Memory of the Church

Share On

Memory of the martyrdom of John the Baptist, precursor of the Lord.

Reading of the Word of God

Alleluia, alleluia, alleluia

I am the good shepherd,
my sheep listen to my voice,
and they become
one flock and one fold.

Alleluia, alleluia, alleluia

Mark 6, 17-29

Now it was this same Herod who had sent to have John arrested, and had had him chained up in prison because of Herodias, his brother Philip's wife whom he had married.

For John had told Herod, 'It is against the law for you to have your brother's wife.'

As for Herodias, she was furious with him and wanted to kill him, but she was not able to do so,

because Herod was in awe of John, knowing him to be a good and upright man, and gave him his protection. When he had heard him speak he was greatly perplexed, and yet he liked to listen to him.

An opportunity came on Herod's birthday when he gave a banquet for the nobles of his court, for his army officers and for the leading figures in Galilee.

When the daughter of this same Herodias came in and danced, she delighted Herod and his guests; so the king said to the girl, 'Ask me anything you like and I will give it you.'

And he swore her an oath, 'I will give you anything you ask, even half my kingdom.'

She went out and said to her mother, 'What shall I ask for?' She replied, 'The head of John the Baptist.'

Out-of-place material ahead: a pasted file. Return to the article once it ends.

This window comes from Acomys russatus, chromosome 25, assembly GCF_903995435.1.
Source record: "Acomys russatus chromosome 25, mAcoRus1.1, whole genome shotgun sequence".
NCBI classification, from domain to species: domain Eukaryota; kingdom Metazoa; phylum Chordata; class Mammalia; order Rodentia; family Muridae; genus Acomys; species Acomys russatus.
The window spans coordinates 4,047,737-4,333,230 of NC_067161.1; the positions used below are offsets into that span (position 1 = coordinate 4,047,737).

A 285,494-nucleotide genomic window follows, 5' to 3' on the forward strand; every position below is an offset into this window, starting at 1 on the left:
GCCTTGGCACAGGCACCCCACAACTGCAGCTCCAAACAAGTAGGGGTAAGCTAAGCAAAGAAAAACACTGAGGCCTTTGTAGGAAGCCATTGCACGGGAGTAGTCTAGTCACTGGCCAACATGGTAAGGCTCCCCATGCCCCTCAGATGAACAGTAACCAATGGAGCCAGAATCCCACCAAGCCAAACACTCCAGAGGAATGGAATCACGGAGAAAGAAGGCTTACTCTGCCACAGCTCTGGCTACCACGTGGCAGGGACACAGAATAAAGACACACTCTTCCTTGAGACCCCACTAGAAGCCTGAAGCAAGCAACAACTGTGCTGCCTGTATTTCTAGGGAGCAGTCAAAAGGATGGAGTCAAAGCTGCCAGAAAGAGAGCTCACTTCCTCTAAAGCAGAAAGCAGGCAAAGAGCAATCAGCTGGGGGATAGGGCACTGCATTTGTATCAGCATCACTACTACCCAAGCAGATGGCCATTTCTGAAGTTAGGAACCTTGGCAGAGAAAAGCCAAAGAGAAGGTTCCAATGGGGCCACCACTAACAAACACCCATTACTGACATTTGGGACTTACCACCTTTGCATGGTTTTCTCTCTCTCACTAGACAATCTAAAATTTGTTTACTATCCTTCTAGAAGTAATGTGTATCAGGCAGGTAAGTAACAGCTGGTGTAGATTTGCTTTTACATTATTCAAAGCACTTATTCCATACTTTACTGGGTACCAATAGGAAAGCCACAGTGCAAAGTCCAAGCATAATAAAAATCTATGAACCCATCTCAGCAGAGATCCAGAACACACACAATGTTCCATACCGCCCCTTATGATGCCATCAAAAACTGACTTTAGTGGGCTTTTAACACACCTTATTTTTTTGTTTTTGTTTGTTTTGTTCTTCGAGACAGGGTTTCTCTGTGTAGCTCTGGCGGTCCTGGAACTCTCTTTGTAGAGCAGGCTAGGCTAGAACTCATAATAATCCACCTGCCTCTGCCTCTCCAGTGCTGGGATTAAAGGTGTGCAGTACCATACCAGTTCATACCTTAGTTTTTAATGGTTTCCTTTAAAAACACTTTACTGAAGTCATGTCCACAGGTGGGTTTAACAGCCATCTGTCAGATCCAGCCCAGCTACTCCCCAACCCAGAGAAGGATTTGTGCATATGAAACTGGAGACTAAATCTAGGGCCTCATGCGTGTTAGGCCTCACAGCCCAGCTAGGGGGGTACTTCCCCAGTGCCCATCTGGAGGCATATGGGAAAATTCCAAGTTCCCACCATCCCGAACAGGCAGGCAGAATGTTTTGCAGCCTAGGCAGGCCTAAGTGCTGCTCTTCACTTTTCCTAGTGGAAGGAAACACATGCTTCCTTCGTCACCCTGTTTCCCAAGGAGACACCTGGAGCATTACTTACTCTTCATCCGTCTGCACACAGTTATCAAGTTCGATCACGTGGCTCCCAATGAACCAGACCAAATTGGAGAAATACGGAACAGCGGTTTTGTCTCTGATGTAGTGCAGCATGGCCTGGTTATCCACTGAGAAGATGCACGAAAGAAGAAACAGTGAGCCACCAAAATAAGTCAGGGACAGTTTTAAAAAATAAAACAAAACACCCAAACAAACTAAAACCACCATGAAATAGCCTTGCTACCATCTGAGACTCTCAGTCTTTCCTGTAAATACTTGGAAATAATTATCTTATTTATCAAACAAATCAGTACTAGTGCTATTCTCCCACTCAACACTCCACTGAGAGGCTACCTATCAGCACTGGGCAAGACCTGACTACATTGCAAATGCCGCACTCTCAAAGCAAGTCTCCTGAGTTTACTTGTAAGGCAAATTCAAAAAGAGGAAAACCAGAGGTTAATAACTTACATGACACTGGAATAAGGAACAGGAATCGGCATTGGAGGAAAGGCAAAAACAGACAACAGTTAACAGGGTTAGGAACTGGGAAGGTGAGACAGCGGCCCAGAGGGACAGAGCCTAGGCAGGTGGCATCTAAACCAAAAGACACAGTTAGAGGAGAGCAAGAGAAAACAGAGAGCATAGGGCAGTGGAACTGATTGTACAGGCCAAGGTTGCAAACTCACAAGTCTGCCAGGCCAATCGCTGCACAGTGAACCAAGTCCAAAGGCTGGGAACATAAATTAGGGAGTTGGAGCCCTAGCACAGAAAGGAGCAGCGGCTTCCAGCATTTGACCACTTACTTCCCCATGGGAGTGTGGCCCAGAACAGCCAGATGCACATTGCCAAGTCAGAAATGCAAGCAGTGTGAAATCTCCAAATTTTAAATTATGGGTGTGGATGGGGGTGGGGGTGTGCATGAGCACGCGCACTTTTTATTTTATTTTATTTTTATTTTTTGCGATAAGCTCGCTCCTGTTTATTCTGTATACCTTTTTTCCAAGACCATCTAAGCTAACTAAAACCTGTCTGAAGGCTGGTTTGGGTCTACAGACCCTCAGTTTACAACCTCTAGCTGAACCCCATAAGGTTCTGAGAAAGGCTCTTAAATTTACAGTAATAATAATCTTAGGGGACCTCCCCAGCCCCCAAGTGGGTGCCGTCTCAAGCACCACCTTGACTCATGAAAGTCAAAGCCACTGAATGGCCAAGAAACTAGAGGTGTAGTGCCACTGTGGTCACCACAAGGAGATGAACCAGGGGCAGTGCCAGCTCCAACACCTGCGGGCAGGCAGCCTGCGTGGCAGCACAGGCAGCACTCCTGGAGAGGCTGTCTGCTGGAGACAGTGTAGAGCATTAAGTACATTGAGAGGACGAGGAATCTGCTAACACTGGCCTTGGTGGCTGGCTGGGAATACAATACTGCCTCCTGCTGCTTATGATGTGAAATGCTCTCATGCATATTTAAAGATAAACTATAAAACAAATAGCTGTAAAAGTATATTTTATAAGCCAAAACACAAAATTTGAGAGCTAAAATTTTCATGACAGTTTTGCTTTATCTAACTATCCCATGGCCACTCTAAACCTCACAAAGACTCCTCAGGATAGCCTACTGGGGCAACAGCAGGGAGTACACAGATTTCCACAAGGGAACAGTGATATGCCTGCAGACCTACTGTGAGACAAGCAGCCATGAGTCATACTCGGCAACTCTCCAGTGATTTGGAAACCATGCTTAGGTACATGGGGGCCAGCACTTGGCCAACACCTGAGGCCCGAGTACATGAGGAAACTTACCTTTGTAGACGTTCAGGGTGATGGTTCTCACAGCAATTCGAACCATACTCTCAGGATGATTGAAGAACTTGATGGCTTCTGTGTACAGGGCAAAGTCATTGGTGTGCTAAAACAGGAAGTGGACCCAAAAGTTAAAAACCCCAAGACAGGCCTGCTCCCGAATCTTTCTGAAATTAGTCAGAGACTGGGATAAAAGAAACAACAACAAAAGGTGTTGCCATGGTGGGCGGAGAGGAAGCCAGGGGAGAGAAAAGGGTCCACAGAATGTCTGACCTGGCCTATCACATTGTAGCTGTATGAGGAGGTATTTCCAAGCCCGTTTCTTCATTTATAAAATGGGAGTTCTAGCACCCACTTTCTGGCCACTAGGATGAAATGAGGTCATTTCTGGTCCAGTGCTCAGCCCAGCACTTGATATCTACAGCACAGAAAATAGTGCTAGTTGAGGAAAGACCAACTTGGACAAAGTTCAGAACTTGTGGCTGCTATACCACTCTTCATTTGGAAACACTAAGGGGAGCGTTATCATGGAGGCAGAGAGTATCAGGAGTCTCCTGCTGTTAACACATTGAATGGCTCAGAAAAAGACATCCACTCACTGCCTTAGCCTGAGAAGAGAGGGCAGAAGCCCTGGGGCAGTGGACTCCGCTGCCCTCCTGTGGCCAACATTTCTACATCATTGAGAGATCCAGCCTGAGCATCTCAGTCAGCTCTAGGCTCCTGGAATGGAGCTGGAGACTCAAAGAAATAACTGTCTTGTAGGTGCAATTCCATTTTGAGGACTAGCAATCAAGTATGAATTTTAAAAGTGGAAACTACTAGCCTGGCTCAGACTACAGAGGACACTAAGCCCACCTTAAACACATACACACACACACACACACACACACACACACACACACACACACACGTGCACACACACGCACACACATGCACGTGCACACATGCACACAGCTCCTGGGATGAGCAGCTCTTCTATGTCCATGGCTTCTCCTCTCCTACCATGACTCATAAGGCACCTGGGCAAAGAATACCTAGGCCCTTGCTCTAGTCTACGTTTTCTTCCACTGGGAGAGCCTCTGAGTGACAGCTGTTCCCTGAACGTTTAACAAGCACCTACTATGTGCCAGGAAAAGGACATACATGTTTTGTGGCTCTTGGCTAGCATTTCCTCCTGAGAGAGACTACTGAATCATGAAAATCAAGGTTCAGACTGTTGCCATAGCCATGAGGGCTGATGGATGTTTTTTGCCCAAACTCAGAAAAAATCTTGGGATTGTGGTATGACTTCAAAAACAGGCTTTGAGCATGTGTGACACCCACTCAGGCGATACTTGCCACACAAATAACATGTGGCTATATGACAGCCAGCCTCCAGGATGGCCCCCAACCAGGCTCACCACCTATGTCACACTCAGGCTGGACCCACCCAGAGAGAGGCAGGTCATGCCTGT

The girl at once rushed back to the king and made her request, 'I want you to give me John the Baptist's head, immediately, on a dish.'

The king was deeply distressed but, thinking of the oaths he had sworn and of his guests, he was reluctant to break his word to her.

At once the king sent one of the bodyguard with orders to bring John's head.

The man went off and beheaded him in the prison; then he brought the head on a dish and gave it to the girl, and the girl gave it to her mother.

When John's disciples heard about this, they came and took his body and laid it in a tomb.


Alleluia, alleluia, alleluia

I give you a new commandment,
that you love one another.

Alleluia, alleluia, alleluia

From antiquity, the Church has not only remembered the birth of the Baptist, but also the day of his death at the hand of Herod, who preferred to listen to the whims of an evil-hearted woman to the difficult but true words of the prophet. The Baptist had preached justice and the conversion of the heart. And he had gotten into the king’s heart. Herodias, on the contrary, was becoming more and more annoyed by the prophet’s preaching and detested him. Unfortunately, Herod did not keep listening to the prophet’s words and the fear he felt at being rebuked for what he had done did not keep him listening long enough to convert. The bitter experience of refusing to listen to preaching inevitably hardens the heart until it becomes evil. Although only half-heartedly, Herod lets himself be carried away by events, even if merely capricious, and becomes a murderer. All priorities are overturned. His promise was more important than the prophet’s life. And Herod decided to have the Baptist decapitated. From Herod’s perverse heart rose a homicide and the attempt to make evil triumph over good. Those who flocked to the Jordan to listen to the Baptist behaved differently: they came knowing that they were sinner and needed to be forgiven, changed, and salved. John’s witness – the same thing happens every time the Gospel is preached – prepares the heart to welcome the Lord. This is what happened to some of his disciples, who, after hearing about Jesus, begun to follow him. Not listening to the voice of the prophet, not taking into consideration his words that exhort and correct, means decapitating that Word and rendering ineffective its pressing invitation to welcome the Lord.